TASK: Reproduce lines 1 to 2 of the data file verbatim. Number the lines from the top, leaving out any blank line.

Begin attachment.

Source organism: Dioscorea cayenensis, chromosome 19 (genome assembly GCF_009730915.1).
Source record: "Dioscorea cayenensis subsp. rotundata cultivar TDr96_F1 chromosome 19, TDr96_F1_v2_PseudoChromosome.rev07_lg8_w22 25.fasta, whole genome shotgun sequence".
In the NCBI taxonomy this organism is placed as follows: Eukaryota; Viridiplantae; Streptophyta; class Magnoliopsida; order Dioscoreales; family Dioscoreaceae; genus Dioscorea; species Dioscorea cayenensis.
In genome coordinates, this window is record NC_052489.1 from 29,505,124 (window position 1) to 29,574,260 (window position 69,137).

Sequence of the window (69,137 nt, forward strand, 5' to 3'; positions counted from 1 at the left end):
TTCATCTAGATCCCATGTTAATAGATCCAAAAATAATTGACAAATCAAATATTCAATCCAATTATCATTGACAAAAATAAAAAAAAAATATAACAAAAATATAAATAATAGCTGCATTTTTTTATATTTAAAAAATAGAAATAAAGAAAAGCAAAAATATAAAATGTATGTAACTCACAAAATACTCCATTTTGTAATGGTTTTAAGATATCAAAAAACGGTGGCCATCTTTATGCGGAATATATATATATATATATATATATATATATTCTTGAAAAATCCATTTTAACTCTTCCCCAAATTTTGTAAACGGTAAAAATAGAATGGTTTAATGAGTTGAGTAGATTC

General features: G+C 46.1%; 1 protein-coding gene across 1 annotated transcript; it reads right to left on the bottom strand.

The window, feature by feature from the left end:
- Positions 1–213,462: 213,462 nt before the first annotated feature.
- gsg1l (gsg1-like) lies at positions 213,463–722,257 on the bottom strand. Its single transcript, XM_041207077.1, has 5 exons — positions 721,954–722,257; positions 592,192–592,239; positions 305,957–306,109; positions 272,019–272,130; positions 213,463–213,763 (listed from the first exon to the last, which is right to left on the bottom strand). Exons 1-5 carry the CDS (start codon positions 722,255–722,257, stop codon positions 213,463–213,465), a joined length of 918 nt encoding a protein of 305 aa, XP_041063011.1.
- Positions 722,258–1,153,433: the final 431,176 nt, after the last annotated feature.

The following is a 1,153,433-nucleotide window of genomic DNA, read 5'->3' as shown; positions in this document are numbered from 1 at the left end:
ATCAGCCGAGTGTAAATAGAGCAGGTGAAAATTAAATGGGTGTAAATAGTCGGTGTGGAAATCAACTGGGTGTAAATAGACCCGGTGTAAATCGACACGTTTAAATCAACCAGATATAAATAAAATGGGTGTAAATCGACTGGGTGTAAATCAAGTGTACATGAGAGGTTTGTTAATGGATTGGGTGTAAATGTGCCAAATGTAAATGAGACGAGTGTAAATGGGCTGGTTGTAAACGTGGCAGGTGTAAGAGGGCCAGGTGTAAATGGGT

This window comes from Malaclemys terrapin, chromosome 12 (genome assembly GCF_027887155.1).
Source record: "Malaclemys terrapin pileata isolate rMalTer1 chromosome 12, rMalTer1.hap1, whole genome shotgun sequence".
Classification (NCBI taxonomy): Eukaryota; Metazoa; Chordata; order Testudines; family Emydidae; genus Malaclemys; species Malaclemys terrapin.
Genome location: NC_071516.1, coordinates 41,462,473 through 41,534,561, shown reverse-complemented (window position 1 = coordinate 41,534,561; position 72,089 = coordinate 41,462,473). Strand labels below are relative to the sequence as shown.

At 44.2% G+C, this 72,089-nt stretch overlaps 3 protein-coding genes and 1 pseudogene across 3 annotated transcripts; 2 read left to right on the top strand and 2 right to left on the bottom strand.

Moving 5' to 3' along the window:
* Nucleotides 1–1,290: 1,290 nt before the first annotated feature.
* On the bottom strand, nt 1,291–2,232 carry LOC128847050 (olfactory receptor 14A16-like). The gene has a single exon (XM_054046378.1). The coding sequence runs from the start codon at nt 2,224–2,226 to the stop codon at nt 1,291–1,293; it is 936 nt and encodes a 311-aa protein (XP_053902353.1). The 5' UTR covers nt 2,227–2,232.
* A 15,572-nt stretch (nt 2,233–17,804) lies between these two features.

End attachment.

Source organism: Dioscorea cayenensis, chromosome 19 (genome assembly GCF_009730915.1).
Source record: "Dioscorea cayenensis subsp. rotundata cultivar TDr96_F1 chromosome 19, TDr96_F1_v2_PseudoChromosome.rev07_lg8_w22 25.fasta, whole genome shotgun sequence".